Five Questions Every Church Planter Should Be Asked

by | Jun 8, 2016 | Church Planting


When I was in the early stages of pondering the church plant I’m currently working in, my coach asked me a series of five simple questions that, over the course of months, helped me think through what my church plant would look like. I’ll share those with you here, along with how I processed them, in the hope that the same questions might help you process your own ministry. Because your context is different, your answers will be different. That’s okay—variety is a good thing.

“What’s next?” This question the launching point for a season of prayer and reflection for me that resulted in the vision for a new network of missional house churches.

“What’s missing?” After reflecting on the state of the church in the U.S. I decided my answer was leadership development from the harvest. We were providing seminary education at a rate unmatched anywhere else in the world, but where were the new leaders that came out of the harvest? These reflections led me toward a simple church model for my new church plant:  no staff. With no paid staff, you have to rely on developing leaders yourself.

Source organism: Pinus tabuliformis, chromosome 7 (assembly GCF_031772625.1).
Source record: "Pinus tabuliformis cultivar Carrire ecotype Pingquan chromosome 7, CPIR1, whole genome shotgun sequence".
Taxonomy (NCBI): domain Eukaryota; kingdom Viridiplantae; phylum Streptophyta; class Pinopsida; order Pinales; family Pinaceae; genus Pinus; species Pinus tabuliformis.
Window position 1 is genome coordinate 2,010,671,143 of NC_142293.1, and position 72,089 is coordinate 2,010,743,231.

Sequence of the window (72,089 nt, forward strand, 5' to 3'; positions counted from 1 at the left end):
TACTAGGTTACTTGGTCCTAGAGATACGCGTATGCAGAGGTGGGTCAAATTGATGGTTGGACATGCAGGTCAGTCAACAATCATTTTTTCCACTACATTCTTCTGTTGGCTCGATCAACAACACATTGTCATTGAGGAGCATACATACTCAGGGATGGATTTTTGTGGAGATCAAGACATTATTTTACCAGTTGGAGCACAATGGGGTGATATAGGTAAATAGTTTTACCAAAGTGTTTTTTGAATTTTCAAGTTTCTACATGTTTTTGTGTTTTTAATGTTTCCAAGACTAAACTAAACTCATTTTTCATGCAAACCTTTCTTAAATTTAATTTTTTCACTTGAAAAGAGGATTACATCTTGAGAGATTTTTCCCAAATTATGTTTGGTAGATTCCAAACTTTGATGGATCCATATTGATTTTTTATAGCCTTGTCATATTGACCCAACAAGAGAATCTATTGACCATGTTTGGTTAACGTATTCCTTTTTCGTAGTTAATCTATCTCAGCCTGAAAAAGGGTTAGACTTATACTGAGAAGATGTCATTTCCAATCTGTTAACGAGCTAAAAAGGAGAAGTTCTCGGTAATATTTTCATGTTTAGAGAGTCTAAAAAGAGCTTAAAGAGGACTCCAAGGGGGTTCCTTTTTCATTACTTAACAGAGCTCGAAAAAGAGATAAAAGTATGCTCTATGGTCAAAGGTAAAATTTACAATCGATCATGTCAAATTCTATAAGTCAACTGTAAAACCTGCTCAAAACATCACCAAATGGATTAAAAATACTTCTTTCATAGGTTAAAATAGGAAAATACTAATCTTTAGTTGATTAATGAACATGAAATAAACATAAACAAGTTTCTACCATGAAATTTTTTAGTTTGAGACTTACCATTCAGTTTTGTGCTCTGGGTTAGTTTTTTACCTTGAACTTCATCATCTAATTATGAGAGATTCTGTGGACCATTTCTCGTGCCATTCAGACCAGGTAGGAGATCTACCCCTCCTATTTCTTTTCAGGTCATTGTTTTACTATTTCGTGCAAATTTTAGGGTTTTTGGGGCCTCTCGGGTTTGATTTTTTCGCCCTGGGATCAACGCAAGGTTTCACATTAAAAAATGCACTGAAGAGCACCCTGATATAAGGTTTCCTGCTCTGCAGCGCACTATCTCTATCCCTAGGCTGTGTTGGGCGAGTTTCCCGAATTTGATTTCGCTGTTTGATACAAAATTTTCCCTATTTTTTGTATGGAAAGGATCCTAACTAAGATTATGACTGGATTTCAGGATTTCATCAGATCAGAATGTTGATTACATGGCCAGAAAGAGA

“What’s the organizing principle?” Everything—even organic house churches—must have an organizing principle of some kind. We went with a network of leaders; each house church is independent, but the leaders of the churches are all networked through coaching relationships.

“How can your church get involved in incarnational, missional ministry?” Many churches pick a project and serve together. But—as I’ve found firsthand—it’s hard to get everyone passionate about the same issue. So I decided we didn’t all have to agree; we could do different things, sending people out in groups of twos and threes as they felt drawn to certain ministries.

“What is the multiplication strategy?” Fruit will be borne from people reflecting Jesus with a spirit of humility. So what do we do with that fruit? In the case of my church, we’ve seen multiplication through the natural migration of our people. When people move across town, we look for ways to plant new churches in those areas.

If you’re looking for coaching from a principle-based, missional perspective, go to


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